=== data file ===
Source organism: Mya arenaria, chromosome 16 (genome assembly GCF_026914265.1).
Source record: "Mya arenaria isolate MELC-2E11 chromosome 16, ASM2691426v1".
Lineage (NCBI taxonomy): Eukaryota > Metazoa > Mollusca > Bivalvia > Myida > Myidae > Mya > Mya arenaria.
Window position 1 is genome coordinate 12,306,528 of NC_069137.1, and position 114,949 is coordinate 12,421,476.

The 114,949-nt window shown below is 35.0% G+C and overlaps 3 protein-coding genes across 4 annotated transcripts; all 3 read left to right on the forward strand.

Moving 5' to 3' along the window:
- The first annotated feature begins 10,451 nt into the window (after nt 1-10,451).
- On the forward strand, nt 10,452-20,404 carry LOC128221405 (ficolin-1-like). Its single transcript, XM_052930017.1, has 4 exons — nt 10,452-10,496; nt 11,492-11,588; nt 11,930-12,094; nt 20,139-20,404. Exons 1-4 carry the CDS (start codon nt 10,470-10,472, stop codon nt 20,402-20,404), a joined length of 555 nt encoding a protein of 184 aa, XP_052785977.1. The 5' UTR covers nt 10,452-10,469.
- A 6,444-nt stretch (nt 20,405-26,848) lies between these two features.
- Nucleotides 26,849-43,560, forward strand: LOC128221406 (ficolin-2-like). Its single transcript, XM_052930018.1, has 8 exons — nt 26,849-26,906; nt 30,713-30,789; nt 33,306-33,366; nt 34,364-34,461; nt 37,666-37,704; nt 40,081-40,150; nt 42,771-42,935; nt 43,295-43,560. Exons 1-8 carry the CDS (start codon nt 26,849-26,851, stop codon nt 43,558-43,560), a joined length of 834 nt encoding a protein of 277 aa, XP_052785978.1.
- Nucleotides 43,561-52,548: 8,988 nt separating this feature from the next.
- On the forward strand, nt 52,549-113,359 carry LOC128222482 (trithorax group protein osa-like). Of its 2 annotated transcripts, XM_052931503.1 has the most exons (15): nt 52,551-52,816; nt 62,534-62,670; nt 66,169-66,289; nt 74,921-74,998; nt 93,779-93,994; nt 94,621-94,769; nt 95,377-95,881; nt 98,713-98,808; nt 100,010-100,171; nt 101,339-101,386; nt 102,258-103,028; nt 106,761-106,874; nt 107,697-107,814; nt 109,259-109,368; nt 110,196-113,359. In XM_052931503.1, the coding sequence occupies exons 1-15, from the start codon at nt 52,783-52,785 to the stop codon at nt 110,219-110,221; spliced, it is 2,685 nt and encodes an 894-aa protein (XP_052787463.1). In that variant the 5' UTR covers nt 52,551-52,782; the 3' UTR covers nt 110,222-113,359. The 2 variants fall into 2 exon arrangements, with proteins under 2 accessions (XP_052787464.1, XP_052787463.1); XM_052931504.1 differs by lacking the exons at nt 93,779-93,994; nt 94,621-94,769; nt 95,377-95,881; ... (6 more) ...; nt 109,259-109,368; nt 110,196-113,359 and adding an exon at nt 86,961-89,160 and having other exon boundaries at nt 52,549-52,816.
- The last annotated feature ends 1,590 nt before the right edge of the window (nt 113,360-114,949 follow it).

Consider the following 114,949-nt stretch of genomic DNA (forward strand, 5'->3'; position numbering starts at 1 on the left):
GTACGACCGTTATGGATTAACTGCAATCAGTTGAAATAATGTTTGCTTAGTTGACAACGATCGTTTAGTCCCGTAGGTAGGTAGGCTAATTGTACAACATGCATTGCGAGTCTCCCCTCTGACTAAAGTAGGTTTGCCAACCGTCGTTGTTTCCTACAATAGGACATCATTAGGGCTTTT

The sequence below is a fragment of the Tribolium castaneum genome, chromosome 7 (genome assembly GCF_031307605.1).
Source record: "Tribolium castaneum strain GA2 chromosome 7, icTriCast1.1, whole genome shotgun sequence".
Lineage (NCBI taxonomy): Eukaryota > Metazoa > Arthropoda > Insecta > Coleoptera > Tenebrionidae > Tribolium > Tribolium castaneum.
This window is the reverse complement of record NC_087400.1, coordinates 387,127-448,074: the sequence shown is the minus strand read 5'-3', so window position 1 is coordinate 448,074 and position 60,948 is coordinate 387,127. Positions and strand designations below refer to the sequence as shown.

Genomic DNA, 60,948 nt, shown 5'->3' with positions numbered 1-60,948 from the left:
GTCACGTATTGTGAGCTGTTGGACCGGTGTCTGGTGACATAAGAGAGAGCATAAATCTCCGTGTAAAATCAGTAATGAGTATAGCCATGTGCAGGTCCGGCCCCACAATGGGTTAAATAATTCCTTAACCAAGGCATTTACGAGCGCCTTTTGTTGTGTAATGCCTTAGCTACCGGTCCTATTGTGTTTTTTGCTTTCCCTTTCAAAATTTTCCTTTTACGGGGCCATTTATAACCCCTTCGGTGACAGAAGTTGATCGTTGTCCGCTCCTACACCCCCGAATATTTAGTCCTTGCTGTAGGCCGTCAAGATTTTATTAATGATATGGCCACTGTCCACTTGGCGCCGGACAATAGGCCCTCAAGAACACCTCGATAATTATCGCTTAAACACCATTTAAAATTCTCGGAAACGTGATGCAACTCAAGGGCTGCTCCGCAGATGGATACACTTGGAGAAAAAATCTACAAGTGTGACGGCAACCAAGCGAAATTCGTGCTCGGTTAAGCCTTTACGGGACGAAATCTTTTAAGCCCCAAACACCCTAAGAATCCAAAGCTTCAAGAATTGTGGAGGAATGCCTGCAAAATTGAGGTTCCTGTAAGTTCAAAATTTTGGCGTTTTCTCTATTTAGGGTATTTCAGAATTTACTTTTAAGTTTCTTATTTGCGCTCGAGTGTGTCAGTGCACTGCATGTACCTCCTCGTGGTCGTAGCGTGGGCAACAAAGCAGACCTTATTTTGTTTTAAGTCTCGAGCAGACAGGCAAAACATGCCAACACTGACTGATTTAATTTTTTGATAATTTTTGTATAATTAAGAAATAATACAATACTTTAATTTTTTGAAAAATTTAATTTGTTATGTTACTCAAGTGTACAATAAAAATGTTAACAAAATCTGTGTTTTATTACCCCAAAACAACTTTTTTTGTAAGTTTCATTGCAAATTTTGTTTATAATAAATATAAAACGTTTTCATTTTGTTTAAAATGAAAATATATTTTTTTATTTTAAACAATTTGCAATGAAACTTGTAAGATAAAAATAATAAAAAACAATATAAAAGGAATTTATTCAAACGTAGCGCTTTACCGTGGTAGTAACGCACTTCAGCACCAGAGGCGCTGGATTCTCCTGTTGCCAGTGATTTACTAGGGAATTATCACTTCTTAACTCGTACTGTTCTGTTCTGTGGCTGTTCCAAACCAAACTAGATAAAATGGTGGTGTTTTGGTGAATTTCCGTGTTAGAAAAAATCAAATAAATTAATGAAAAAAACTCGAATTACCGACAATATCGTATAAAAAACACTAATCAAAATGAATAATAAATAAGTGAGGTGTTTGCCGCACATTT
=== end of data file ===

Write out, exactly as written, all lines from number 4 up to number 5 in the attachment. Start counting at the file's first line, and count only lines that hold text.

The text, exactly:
Window position 1 is genome coordinate 12,306,528 of NC_069137.1, and position 114,949 is coordinate 12,421,476.

The 114,949-nt window shown below is 35.0% G+C and overlaps 3 protein-coding genes across 4 annotated transcripts; all 3 read left to right on the forward strand.